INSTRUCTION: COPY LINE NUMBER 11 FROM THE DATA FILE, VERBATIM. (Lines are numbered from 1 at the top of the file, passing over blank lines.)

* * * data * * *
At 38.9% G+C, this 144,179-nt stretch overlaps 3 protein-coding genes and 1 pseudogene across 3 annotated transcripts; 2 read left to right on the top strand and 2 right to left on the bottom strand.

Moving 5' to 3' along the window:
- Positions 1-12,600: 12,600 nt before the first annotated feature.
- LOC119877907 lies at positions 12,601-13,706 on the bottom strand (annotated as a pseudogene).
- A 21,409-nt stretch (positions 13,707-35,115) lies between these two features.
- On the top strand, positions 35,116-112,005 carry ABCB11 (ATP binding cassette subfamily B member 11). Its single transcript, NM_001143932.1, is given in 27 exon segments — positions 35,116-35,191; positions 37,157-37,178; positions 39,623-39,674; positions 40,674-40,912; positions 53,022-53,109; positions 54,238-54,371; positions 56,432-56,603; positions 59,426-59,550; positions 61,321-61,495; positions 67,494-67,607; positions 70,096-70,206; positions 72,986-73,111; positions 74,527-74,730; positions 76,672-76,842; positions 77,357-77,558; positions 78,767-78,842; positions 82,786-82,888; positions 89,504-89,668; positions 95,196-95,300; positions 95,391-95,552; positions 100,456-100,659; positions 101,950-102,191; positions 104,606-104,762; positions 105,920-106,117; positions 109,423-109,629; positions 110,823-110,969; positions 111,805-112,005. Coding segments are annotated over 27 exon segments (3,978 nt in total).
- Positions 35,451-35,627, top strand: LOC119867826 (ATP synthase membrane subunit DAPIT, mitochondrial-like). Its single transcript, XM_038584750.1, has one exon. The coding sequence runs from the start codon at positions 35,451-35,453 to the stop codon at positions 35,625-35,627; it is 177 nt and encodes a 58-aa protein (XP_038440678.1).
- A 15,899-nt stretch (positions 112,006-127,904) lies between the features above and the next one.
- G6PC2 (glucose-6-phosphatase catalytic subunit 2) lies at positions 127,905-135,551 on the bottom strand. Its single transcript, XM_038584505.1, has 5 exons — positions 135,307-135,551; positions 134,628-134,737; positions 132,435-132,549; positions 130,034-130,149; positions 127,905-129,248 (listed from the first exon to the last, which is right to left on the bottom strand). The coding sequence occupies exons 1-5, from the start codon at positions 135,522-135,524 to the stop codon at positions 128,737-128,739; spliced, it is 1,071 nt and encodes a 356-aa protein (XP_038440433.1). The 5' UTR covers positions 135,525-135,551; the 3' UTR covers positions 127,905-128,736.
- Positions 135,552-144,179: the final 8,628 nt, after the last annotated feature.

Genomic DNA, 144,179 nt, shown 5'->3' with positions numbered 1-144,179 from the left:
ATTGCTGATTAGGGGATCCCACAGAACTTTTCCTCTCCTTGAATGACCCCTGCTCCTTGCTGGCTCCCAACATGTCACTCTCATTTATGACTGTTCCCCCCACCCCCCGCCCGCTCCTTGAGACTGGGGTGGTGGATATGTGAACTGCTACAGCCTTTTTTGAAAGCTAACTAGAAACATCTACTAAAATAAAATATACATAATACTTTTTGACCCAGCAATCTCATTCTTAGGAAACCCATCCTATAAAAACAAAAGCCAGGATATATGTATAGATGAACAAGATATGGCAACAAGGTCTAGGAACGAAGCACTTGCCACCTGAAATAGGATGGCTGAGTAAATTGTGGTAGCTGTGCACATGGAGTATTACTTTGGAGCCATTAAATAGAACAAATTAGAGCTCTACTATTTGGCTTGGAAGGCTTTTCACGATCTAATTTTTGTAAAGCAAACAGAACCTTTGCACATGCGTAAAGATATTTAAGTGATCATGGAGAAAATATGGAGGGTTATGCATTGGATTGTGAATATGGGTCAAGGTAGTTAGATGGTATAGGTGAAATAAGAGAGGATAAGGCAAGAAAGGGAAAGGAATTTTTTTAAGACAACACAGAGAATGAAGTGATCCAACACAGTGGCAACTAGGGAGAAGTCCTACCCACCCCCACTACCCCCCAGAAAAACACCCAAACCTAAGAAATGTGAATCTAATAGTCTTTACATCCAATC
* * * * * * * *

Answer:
Genomic DNA, 144,179 nt, shown 5'->3' with positions numbered 1-144,179 from the left: